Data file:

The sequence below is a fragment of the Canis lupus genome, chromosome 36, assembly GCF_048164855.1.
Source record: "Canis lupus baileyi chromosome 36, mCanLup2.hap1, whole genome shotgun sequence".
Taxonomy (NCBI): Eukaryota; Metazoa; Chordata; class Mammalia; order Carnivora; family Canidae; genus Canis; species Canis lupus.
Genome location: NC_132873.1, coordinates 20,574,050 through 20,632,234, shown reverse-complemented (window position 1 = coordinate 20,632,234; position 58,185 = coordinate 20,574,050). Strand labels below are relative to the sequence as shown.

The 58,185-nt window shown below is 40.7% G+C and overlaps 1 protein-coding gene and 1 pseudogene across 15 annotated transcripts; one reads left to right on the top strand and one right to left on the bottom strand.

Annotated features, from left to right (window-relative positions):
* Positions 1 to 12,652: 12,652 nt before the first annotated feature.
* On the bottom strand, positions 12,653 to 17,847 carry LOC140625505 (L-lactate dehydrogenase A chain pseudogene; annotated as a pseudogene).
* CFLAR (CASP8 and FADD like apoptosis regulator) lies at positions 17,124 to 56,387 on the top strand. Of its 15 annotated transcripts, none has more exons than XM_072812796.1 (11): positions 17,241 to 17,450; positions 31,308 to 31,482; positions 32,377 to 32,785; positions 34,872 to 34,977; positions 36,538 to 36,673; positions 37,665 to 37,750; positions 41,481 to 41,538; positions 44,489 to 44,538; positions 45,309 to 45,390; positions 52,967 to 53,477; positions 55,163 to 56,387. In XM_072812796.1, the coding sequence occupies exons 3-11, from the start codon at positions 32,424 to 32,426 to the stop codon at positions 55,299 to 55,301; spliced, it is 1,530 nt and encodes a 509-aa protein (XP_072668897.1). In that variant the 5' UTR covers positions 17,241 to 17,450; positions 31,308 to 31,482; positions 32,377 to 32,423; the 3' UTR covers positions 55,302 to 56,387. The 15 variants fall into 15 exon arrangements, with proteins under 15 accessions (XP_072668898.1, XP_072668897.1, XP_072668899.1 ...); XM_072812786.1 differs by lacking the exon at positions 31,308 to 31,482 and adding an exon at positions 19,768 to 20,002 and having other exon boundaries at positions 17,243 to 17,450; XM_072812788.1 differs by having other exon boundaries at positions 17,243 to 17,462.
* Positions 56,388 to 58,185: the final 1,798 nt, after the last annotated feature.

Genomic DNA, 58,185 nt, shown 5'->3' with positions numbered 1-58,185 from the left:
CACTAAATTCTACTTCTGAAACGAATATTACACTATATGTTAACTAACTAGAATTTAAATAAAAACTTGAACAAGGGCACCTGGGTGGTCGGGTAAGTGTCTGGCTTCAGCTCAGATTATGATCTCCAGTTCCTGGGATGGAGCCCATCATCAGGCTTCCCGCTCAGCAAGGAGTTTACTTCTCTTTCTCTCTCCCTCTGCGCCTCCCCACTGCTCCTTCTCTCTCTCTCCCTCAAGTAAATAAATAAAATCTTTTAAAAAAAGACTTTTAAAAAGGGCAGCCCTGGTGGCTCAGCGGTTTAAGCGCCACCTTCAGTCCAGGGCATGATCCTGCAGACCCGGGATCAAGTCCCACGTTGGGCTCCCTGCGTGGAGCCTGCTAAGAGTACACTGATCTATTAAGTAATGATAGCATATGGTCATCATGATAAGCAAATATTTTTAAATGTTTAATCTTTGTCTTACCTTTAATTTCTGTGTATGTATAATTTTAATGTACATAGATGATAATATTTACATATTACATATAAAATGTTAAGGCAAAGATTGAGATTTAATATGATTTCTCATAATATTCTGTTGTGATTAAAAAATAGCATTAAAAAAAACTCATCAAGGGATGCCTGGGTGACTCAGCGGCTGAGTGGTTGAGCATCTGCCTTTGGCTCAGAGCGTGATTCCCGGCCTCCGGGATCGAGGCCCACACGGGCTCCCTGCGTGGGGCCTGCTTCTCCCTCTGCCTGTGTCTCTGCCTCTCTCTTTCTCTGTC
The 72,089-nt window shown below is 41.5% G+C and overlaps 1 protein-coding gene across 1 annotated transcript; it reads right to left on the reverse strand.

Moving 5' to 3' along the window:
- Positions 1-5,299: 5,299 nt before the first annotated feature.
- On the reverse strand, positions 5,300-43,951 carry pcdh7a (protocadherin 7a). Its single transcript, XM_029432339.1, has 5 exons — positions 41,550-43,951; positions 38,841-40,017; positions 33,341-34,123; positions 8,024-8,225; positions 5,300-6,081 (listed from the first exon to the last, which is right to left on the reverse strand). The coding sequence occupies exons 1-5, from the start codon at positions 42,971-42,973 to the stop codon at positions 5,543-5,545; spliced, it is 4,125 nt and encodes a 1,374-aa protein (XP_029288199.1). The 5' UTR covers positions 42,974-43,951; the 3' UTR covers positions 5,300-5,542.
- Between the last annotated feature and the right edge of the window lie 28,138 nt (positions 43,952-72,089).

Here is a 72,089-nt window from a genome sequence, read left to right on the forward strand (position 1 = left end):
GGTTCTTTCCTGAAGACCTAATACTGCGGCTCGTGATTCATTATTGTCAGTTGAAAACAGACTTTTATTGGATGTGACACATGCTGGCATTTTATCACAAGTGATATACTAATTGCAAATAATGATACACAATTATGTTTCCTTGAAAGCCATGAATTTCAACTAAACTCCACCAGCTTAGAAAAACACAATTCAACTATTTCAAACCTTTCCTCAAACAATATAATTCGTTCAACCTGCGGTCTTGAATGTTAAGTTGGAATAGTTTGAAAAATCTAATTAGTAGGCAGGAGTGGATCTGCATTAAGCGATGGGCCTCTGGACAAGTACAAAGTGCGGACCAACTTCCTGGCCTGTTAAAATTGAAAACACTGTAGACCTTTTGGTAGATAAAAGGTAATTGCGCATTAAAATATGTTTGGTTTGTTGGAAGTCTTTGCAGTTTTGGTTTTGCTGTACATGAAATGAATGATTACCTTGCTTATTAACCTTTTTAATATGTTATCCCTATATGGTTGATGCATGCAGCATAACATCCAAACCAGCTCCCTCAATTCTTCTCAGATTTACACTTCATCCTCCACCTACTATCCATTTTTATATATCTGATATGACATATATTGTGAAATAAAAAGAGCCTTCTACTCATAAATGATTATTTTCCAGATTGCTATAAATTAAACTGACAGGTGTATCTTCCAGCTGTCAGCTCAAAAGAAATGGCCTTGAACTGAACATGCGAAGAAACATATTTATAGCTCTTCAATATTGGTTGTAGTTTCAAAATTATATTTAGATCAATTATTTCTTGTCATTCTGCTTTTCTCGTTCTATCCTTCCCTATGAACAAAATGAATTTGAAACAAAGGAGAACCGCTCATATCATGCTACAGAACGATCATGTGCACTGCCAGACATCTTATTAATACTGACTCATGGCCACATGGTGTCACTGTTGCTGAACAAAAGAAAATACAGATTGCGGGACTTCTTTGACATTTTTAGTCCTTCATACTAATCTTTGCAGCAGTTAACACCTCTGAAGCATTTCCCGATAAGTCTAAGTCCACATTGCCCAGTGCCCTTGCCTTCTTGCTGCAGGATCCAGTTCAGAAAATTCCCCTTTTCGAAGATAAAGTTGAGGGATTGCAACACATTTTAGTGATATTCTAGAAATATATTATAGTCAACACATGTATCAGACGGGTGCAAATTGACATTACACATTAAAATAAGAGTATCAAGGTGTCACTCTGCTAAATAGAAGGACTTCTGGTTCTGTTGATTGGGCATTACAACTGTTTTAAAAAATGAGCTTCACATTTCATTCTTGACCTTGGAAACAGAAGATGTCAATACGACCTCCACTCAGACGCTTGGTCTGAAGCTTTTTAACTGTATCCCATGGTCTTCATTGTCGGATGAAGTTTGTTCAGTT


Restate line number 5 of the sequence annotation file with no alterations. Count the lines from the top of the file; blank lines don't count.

The 58,185-nt window shown below is 40.7% G+C and overlaps 1 protein-coding gene and 1 pseudogene across 15 annotated transcripts; one reads left to right on the top strand and one right to left on the bottom strand.